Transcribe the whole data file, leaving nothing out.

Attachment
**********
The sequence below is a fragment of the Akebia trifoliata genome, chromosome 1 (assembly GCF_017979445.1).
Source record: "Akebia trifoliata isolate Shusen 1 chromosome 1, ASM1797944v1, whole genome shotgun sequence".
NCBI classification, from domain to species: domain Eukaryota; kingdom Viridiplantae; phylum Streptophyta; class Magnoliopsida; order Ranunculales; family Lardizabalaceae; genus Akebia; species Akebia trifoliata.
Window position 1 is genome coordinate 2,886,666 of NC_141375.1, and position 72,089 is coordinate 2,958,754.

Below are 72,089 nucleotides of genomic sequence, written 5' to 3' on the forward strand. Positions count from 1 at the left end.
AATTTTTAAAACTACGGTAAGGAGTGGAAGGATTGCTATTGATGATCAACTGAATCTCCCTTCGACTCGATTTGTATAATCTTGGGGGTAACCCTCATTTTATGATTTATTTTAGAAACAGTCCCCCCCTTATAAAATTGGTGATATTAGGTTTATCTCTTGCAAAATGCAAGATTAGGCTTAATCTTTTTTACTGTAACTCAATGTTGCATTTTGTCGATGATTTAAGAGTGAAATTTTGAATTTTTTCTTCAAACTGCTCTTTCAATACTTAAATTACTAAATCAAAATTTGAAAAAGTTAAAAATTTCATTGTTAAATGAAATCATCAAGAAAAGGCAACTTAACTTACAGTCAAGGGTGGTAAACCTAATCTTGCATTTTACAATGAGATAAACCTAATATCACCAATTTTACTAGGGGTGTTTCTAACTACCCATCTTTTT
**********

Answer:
The sequence below is a fragment of the Akebia trifoliata genome, chromosome 1 (assembly GCF_017979445.1).
Source record: "Akebia trifoliata isolate Shusen 1 chromosome 1, ASM1797944v1, whole genome shotgun sequence".
NCBI classification, from domain to species: domain Eukaryota; kingdom Viridiplantae; phylum Streptophyta; class Magnoliopsida; order Ranunculales; family Lardizabalaceae; genus Akebia; species Akebia trifoliata.
Window position 1 is genome coordinate 2,886,666 of NC_141375.1, and position 72,089 is coordinate 2,958,754.

Below are 72,089 nucleotides of genomic sequence, written 5' to 3' on the forward strand. Positions count from 1 at the left end.
AATTTTTAAAACTACGGTAAGGAGTGGAAGGATTGCTATTGATGATCAACTGAATCTCCCTTCGACTCGATTTGTATAATCTTGGGGGTAACCCTCATTTTATGATTTATTTTAGAAACAGTCCCCCCCTTATAAAATTGGTGATATTAGGTTTATCTCTTGCAAAATGCAAGATTAGGCTTAATCTTTTTTACTGTAACTCAATGTTGCATTTTGTCGATGATTTAAGAGTGAAATTTTGAATTTTTTCTTCAAACTGCTCTTTCAATACTTAAATTACTAAATCAAAATTTGAAAAAGTTAAAAATTTCATTGTTAAATGAAATCATCAAGAAAAGGCAACTTAACTTACAGTCAAGGGTGGTAAACCTAATCTTGCATTTTACAATGAGATAAACCTAATATCACCAATTTTACTAGGGGTGTTTCTAACTACCCATCTTTTT